This is opposite of true. See my answer.

Is there a performance difference between using Collections.emptyList() or an empty ArrayList, especially when using a JIT compiler?

In rare cases - yes. See microbenchmark results.

If I only called this method with ArrayList the JIT compiler could inline ArrayList.get(). If I also made calls with Collections.empty() it wouldn't be possible. Is that correct?

The short answer - it depends. JIT compiler is smart enough to recognize monomorphic, bimorphic and polimorphic call patterns and provide appropriate implementations.

Answer

In order to get a detailed answer I would recommend to read the following post about black magic of method dispatching. In few words

C2 does an interesting profile-guided optimization based on the observed type profile. If there is only a single receiver type (that is, the call site is monomorphic), it can simply check for the predicted type, and inline the target directly. The same optimization can and will be applied if there are two receiver types observed (that is, the call site is bimorphic), at the cost of two branches.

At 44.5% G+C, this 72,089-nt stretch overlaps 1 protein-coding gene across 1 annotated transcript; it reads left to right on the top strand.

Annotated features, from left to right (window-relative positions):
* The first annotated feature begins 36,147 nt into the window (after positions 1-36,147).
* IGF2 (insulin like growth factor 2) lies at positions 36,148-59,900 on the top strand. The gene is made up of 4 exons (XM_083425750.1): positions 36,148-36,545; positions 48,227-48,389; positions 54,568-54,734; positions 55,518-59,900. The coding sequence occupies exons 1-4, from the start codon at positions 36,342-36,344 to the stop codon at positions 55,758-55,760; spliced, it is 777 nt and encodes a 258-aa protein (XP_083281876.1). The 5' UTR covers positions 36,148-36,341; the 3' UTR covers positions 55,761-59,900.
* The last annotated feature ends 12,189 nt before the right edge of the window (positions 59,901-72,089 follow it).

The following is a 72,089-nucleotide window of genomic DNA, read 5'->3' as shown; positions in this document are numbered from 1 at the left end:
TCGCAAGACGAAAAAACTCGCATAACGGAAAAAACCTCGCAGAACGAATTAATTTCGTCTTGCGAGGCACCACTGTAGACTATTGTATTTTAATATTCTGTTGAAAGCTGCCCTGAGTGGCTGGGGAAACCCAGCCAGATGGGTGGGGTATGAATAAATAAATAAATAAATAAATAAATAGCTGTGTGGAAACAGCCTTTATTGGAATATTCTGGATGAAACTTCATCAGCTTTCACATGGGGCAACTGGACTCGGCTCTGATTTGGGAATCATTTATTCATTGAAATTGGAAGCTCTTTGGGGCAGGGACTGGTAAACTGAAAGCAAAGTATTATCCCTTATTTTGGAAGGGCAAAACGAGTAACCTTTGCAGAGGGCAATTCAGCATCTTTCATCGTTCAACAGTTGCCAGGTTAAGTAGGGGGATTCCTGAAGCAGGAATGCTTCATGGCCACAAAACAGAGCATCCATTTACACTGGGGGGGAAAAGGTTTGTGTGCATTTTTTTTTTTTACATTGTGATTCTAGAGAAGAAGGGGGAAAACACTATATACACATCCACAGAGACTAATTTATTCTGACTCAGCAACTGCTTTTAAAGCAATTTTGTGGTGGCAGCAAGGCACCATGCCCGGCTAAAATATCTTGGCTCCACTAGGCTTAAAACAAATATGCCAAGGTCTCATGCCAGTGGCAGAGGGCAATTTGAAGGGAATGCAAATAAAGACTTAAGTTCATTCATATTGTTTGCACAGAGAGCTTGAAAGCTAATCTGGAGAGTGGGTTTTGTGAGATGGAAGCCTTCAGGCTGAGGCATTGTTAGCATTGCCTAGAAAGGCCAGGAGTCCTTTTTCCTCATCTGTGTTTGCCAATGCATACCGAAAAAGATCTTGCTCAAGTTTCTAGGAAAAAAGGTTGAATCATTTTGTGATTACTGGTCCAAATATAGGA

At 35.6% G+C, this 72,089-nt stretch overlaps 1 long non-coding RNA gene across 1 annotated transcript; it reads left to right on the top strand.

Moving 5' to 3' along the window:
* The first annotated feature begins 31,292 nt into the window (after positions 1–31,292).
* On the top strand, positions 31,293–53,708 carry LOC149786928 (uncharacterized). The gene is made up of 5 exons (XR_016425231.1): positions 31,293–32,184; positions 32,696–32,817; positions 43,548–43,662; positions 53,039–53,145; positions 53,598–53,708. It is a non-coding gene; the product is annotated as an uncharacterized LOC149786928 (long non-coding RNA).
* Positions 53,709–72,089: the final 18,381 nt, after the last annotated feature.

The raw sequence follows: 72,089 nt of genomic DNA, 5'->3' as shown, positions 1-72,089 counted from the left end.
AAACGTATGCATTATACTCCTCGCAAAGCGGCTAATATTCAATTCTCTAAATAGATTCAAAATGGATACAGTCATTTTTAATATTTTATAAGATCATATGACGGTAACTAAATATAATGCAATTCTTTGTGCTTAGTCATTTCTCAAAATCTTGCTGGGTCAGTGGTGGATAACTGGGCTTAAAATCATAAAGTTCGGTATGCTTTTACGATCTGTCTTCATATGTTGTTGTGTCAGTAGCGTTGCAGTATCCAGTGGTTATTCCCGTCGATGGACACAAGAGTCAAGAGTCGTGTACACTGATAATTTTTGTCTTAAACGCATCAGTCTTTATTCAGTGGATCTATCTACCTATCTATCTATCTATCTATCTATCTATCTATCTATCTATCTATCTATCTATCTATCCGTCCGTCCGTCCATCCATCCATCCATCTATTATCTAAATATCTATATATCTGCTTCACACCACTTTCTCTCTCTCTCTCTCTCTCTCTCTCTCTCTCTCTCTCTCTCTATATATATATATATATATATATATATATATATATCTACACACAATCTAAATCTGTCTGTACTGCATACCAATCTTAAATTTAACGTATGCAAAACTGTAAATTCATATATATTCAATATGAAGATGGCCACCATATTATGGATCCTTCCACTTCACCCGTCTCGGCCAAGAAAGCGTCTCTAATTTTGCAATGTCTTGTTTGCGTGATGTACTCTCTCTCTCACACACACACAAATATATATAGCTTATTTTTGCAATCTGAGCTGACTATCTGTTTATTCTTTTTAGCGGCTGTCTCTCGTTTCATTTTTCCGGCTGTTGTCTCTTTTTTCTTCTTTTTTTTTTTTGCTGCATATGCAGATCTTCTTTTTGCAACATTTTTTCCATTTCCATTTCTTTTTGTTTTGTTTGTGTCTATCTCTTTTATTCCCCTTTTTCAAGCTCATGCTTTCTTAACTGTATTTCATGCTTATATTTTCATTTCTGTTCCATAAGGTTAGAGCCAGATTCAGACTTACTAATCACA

Let's consider the following JMH example(if you haven’t learned about JMH then I suggest to read about it here).

@State(Scope.Benchmark)
@BenchmarkMode(Mode.AverageTime)
@OutputTimeUnit(TimeUnit.NANOSECONDS)
@Fork(value = 5)
public class ExampleBench {

    @Param("10000")
    private int count;

    List<Integer>[] arrays;
    List<Integer>[] empty;
    List<Integer>[] bimorphic;
    List<Integer>[] polimorphic;

    @Setup
    public void setup(){
        Random r = new Random(0xBAD_BEEF);
        arrays = new List[count];
        empty = new List[count];
        bimorphic = new List[count];
        polimorphic = new List[count];
        for (int i = 0; i < arrays.length; i++) {
            bimorphic[i] = r.nextBoolean() ? new ArrayList<Integer>(0) : Collections.<Integer>emptyList();
            int i1 = r.nextInt(3);
            switch (i1) {
                case 0 : polimorphic[i] = new ArrayList<>(0);
                    break;
                case 1 : polimorphic[i] = new LinkedList<>();
                    break;
                case 2 : polimorphic[i] = Collections.emptyList();
                    break;
            }
            arrays[i] = new ArrayList<>(0);
            empty[i] = Collections.emptyList();
        }
    }

    @Benchmark
    public float arrayList() {
        List<Integer>[] l = arrays;
        int c = count;
        float result = 0;